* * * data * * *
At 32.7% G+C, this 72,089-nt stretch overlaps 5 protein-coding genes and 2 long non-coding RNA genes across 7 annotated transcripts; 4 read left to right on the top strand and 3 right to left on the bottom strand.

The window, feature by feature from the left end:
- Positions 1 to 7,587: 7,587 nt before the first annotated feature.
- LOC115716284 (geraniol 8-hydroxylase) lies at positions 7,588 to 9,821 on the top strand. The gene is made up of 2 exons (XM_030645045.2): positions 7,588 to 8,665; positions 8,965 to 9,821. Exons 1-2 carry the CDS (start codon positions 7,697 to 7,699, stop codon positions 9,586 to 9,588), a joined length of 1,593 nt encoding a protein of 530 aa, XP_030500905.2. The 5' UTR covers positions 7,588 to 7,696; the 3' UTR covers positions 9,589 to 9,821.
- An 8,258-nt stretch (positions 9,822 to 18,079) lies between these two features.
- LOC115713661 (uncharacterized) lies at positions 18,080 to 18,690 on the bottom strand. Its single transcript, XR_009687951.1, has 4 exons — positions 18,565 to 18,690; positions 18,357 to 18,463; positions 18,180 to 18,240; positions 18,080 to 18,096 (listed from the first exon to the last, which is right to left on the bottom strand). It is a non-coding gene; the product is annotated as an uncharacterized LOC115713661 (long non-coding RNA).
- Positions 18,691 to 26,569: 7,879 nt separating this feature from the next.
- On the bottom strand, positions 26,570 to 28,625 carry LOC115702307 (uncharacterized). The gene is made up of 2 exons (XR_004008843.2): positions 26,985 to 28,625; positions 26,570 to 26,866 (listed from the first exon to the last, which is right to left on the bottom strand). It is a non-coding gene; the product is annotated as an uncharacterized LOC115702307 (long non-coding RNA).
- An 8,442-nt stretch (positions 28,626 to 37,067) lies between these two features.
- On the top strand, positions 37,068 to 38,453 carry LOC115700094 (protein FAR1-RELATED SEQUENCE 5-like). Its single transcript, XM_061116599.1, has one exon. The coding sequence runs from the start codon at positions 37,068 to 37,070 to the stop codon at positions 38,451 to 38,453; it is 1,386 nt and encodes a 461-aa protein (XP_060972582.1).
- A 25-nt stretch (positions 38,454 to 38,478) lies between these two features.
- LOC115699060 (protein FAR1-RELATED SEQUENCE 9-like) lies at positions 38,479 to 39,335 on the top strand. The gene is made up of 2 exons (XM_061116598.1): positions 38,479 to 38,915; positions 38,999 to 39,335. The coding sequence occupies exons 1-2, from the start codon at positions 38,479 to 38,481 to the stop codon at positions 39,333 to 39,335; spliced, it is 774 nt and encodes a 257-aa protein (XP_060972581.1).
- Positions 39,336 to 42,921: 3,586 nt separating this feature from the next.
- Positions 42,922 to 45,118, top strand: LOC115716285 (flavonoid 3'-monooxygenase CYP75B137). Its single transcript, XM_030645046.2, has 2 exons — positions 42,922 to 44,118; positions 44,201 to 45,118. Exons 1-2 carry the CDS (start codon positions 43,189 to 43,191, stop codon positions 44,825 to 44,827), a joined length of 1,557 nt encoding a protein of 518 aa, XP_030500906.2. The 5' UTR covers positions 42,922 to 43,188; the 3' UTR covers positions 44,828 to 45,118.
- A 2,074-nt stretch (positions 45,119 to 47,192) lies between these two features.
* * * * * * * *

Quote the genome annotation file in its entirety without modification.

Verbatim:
At 32.7% G+C, this 72,089-nt stretch overlaps 5 protein-coding genes and 2 long non-coding RNA genes across 7 annotated transcripts; 4 read left to right on the top strand and 3 right to left on the bottom strand.

The window, feature by feature from the left end:
- Positions 1 to 7,587: 7,587 nt before the first annotated feature.
- LOC115716284 (geraniol 8-hydroxylase) lies at positions 7,588 to 9,821 on the top strand. The gene is made up of 2 exons (XM_030645045.2): positions 7,588 to 8,665; positions 8,965 to 9,821. Exons 1-2 carry the CDS (start codon positions 7,697 to 7,699, stop codon positions 9,586 to 9,588), a joined length of 1,593 nt encoding a protein of 530 aa, XP_030500905.2. The 5' UTR covers positions 7,588 to 7,696; the 3' UTR covers positions 9,589 to 9,821.
- An 8,258-nt stretch (positions 9,822 to 18,079) lies between these two features.
- LOC115713661 (uncharacterized) lies at positions 18,080 to 18,690 on the bottom strand. Its single transcript, XR_009687951.1, has 4 exons — positions 18,565 to 18,690; positions 18,357 to 18,463; positions 18,180 to 18,240; positions 18,080 to 18,096 (listed from the first exon to the last, which is right to left on the bottom strand). It is a non-coding gene; the product is annotated as an uncharacterized LOC115713661 (long non-coding RNA).
- Positions 18,691 to 26,569: 7,879 nt separating this feature from the next.
- On the bottom strand, positions 26,570 to 28,625 carry LOC115702307 (uncharacterized). The gene is made up of 2 exons (XR_004008843.2): positions 26,985 to 28,625; positions 26,570 to 26,866 (listed from the first exon to the last, which is right to left on the bottom strand). It is a non-coding gene; the product is annotated as an uncharacterized LOC115702307 (long non-coding RNA).
- An 8,442-nt stretch (positions 28,626 to 37,067) lies between these two features.
- On the top strand, positions 37,068 to 38,453 carry LOC115700094 (protein FAR1-RELATED SEQUENCE 5-like). Its single transcript, XM_061116599.1, has one exon. The coding sequence runs from the start codon at positions 37,068 to 37,070 to the stop codon at positions 38,451 to 38,453; it is 1,386 nt and encodes a 461-aa protein (XP_060972582.1).
- A 25-nt stretch (positions 38,454 to 38,478) lies between these two features.
- LOC115699060 (protein FAR1-RELATED SEQUENCE 9-like) lies at positions 38,479 to 39,335 on the top strand. The gene is made up of 2 exons (XM_061116598.1): positions 38,479 to 38,915; positions 38,999 to 39,335. The coding sequence occupies exons 1-2, from the start codon at positions 38,479 to 38,481 to the stop codon at positions 39,333 to 39,335; spliced, it is 774 nt and encodes a 257-aa protein (XP_060972581.1).
- Positions 39,336 to 42,921: 3,586 nt separating this feature from the next.
- Positions 42,922 to 45,118, top strand: LOC115716285 (flavonoid 3'-monooxygenase CYP75B137). Its single transcript, XM_030645046.2, has 2 exons — positions 42,922 to 44,118; positions 44,201 to 45,118. Exons 1-2 carry the CDS (start codon positions 43,189 to 43,191, stop codon positions 44,825 to 44,827), a joined length of 1,557 nt encoding a protein of 518 aa, XP_030500906.2. The 5' UTR covers positions 42,922 to 43,188; the 3' UTR covers positions 44,828 to 45,118.
- A 2,074-nt stretch (positions 45,119 to 47,192) lies between these two features.